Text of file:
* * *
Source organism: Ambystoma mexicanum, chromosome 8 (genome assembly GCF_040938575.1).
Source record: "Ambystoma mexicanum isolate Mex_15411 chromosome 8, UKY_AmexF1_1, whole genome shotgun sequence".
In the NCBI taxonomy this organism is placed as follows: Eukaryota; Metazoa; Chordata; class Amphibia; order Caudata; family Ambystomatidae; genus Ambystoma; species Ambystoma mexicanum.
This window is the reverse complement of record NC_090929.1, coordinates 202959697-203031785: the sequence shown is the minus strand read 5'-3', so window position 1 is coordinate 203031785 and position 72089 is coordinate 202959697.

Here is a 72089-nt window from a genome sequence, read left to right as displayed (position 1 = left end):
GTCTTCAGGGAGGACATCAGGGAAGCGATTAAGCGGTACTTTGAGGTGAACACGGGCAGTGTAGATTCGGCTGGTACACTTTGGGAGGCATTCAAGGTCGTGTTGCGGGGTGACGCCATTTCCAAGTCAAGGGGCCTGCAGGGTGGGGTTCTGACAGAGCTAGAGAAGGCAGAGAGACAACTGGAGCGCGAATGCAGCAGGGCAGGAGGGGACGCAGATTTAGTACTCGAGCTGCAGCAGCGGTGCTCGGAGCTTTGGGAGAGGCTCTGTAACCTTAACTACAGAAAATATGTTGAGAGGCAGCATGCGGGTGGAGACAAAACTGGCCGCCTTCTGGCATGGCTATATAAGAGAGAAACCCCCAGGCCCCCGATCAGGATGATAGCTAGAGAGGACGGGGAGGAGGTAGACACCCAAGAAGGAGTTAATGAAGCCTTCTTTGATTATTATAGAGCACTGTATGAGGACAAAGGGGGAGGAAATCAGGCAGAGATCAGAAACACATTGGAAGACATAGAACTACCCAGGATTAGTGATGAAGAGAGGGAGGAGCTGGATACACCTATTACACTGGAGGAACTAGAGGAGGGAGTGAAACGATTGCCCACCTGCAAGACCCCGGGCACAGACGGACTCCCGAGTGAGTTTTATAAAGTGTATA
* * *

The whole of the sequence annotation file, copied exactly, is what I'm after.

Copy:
Source organism: Ambystoma mexicanum, chromosome 8 (genome assembly GCF_040938575.1).
Source record: "Ambystoma mexicanum isolate Mex_15411 chromosome 8, UKY_AmexF1_1, whole genome shotgun sequence".
In the NCBI taxonomy this organism is placed as follows: Eukaryota; Metazoa; Chordata; class Amphibia; order Caudata; family Ambystomatidae; genus Ambystoma; species Ambystoma mexicanum.
This window is the reverse complement of record NC_090929.1, coordinates 202959697-203031785: the sequence shown is the minus strand read 5'-3', so window position 1 is coordinate 203031785 and position 72089 is coordinate 202959697.

Here is a 72089-nt window from a genome sequence, read left to right as displayed (position 1 = left end):
GTCTTCAGGGAGGACATCAGGGAAGCGATTAAGCGGTACTTTGAGGTGAACACGGGCAGTGTAGATTCGGCTGGTACACTTTGGGAGGCATTCAAGGTCGTGTTGCGGGGTGACGCCATTTCCAAGTCAAGGGGCCTGCAGGGTGGGGTTCTGACAGAGCTAGAGAAGGCAGAGAGACAACTGGAGCGCGAATGCAGCAGGGCAGGAGGGGACGCAGATTTAGTACTCGAGCTGCAGCAGCGGTGCTCGGAGCTTTGGGAGAGGCTCTGTAACCTTAACTACAGAAAATATGTTGAGAGGCAGCATGCGGGTGGAGACAAAACTGGCCGCCTTCTGGCATGGCTATATAAGAGAGAAACCCCCAGGCCCCCGATCAGGATGATAGCTAGAGAGGACGGGGAGGAGGTAGACACCCAAGAAGGAGTTAATGAAGCCTTCTTTGATTATTATAGAGCACTGTATGAGGACAAAGGGGGAGGAAATCAGGCAGAGATCAGAAACACATTGGAAGACATAGAACTACCCAGGATTAGTGATGAAGAGAGGGAGGAGCTGGATACACCTATTACACTGGAGGAACTAGAGGAGGGAGTGAAACGATTGCCCACCTGCAAGACCCCGGGCACAGACGGACTCCCGAGTGAGTTTTATAAAGTGTATA